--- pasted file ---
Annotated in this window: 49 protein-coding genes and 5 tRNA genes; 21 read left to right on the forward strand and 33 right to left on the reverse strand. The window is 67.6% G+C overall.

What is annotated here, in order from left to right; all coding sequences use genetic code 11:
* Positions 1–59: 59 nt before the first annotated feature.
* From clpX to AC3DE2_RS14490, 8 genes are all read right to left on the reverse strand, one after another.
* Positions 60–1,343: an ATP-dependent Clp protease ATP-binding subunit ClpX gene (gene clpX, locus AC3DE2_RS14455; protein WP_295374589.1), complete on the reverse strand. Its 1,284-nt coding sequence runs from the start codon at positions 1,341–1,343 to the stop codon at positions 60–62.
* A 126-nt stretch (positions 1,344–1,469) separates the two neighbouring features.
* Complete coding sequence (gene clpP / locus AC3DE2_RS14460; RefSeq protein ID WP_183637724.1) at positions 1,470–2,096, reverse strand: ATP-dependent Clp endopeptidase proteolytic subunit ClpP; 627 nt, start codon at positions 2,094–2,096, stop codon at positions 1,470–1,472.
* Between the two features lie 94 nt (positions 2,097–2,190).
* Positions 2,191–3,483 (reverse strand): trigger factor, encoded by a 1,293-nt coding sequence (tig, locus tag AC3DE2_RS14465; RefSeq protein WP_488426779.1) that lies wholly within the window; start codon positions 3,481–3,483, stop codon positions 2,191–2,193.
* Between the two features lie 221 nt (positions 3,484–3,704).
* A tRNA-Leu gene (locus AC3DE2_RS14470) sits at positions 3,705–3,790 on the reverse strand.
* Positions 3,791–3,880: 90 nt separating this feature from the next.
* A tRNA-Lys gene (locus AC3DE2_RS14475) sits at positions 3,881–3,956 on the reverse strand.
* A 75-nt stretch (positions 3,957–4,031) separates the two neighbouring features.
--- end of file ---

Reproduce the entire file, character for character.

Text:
Annotated in this window: 49 protein-coding genes and 5 tRNA genes; 21 read left to right on the forward strand and 33 right to left on the reverse strand. The window is 67.6% G+C overall.

What is annotated here, in order from left to right; all coding sequences use genetic code 11:
* Positions 1–59: 59 nt before the first annotated feature.
* From clpX to AC3DE2_RS14490, 8 genes are all read right to left on the reverse strand, one after another.
* Positions 60–1,343: an ATP-dependent Clp protease ATP-binding subunit ClpX gene (gene clpX, locus AC3DE2_RS14455; protein WP_295374589.1), complete on the reverse strand. Its 1,284-nt coding sequence runs from the start codon at positions 1,341–1,343 to the stop codon at positions 60–62.
* A 126-nt stretch (positions 1,344–1,469) separates the two neighbouring features.
* Complete coding sequence (gene clpP / locus AC3DE2_RS14460; RefSeq protein ID WP_183637724.1) at positions 1,470–2,096, reverse strand: ATP-dependent Clp endopeptidase proteolytic subunit ClpP; 627 nt, start codon at positions 2,094–2,096, stop codon at positions 1,470–1,472.
* Between the two features lie 94 nt (positions 2,097–2,190).
* Positions 2,191–3,483 (reverse strand): trigger factor, encoded by a 1,293-nt coding sequence (tig, locus tag AC3DE2_RS14465; RefSeq protein WP_488426779.1) that lies wholly within the window; start codon positions 3,481–3,483, stop codon positions 2,191–2,193.
* Between the two features lie 221 nt (positions 3,484–3,704).
* A tRNA-Leu gene (locus AC3DE2_RS14470) sits at positions 3,705–3,790 on the reverse strand.
* Positions 3,791–3,880: 90 nt separating this feature from the next.
* A tRNA-Lys gene (locus AC3DE2_RS14475) sits at positions 3,881–3,956 on the reverse strand.
* A 75-nt stretch (positions 3,957–4,031) separates the two neighbouring features.